First, the Business Model: Advice from Nucleus Founder Jonathan Frankel

Business Plan

There is a lot of discussion in tech circles today about whether or not we are in – or rapidly approaching – bubble territory. While I do not intend to prognosticate on that exact question, it does seem clear that there are an increasing number of startups following the hallowed business model of “Step 1: Build something cool. Step 2: ??? Step 3: Profit!”.

When I launched Nucleus - a company building a smart, Internet-connected intercom system – I was determined to first figure out the business model, and only then begin development.

I am an unlikely candidate to be launching a hardware startup. While I do have a CS degree, the rest of my training – JD from Harvard Law, rabbinic ordination from Yeshiva University – does not exactly shout, “hardware!” Yet, after a brief sojourn as a management consultant, I find myself at the helm of Nucleus. These are the steps I used to research the market and find a business model; hopefully it will demystify the process and allow you to found your own startup as well. (more…)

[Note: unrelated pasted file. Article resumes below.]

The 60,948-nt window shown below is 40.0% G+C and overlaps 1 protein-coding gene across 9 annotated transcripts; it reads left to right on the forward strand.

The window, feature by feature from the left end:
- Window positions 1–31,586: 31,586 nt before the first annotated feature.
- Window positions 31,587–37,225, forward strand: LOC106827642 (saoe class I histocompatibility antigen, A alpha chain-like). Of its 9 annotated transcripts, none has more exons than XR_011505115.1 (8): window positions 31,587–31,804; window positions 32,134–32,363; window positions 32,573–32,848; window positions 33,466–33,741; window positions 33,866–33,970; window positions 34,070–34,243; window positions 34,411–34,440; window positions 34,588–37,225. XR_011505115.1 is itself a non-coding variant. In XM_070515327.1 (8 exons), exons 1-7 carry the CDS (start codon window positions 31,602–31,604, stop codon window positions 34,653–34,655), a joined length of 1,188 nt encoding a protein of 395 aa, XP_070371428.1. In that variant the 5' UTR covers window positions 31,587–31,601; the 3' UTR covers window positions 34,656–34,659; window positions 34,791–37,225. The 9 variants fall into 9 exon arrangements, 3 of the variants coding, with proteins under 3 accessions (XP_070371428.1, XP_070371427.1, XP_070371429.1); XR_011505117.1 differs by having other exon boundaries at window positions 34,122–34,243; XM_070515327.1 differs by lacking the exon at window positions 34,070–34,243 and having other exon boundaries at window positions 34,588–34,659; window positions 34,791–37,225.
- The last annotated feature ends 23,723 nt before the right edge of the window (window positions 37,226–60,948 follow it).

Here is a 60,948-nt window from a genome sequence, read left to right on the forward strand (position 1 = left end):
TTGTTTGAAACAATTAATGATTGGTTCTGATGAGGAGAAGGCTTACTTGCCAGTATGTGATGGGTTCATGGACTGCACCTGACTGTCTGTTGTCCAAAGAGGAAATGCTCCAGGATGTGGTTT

Brothers and Co-Founders

This is a guest post by Isaac and Omer Palka, co-founders of Zenly,the first online marketplace for apartment rentals in NYC. We asked them to tell us what it’s like working as brothers and to share some of the lessons they’ve learned thus far.

Zenly Logo






We often get asked, “What is it like to work together as brothers?” It’s pretty awesome, we tell them. Sure, it may be uncommon, but it’s not unheard of (think Winklevoss twins). Many siblings can’t even get through a family dinner without squabbling, but the dynamic works well for us. The reasons why can be applied to any co-founding team, siblings or not.

You will often hear that investors mostly look at the founding team when considering investing in a startup. But investors are not the only ones who think like this. Everyone from the media, to clients, to your own employees, will look to the founders to form an evaluation of your company.